Wikipedia describes Unity as an integrated authoring tool for creating 3D video games or other interactive content such as architectural visualizations or real-time 3D animations. Unity is similar to Director, Blender game engine, Virtools or Torque Game Builder in the sense that an integrated graphical environment is the primary way of authoring the game.
The editor runs on Windows and Mac OS X and can produce games for Windows, Mac, Wii, or iPhone platforms. It can also produce browser games that use the Unity web player plugin, supported on Mac and Windows.
The movie below by 3dnemo provides an insight into the possibilities:
Version 2.5 now supports the ability to drag and drop .max files right into the Editor, including support for all skeletal based animation, multiple UVs, and vertex colors. This builds on the existing support for Maya, Blender, and all other 3D applications that integrate with the latest FBX plugin on the Windows platform.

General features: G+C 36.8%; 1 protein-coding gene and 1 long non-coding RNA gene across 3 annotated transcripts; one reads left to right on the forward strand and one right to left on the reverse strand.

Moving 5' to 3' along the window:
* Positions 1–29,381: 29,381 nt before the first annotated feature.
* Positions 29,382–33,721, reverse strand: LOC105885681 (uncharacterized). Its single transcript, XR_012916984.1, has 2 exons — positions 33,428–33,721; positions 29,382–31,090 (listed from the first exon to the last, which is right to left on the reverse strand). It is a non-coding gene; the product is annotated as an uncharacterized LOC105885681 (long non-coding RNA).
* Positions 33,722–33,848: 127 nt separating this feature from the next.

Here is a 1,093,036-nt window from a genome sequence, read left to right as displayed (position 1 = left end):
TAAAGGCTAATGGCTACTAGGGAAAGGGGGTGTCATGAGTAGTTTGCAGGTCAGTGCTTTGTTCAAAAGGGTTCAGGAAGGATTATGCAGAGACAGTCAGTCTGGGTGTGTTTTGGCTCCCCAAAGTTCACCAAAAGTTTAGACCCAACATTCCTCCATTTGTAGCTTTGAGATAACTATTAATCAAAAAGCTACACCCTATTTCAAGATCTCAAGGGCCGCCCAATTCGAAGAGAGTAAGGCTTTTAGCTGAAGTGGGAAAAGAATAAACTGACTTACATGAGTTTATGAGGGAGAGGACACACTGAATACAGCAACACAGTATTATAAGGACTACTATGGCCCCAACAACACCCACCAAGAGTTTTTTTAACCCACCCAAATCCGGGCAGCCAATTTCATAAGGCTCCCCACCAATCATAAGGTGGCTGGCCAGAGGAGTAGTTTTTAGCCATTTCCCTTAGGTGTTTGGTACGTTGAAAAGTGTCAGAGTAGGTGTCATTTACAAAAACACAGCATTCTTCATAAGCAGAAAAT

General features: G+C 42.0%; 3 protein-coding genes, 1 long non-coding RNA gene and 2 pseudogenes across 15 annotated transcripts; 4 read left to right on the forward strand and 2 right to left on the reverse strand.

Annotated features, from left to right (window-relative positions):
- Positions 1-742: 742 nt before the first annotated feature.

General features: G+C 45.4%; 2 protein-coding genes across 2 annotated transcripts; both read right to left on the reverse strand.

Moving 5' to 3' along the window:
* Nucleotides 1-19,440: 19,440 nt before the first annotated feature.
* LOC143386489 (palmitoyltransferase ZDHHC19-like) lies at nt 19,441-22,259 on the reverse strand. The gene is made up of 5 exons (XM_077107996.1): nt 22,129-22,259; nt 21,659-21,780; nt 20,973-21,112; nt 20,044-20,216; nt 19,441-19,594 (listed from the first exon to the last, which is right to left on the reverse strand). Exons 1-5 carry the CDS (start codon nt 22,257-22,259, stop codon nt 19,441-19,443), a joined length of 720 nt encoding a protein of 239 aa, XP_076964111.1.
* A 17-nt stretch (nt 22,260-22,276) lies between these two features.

There are two main licenses: Unity Indie ($199), and Unity Pro ($1499). The Pro version has additional features like render-to-texture, postprocessing effects, and the ability to build standalone Windows games. Unity Pro is also required for businesses with over $100,000 turnover/year.
The second movie, again by 3dnemo , illustrates a cityscape running within Unity:
We will be taking a closer look at Unity over the coming weeks, for now see http://unity3d.com/unity/ for more information.
Thanks go to an anonymous commenter in our post on hyperShot: Near Realtime Rendering System for Windows and Mac for mentioning Unity…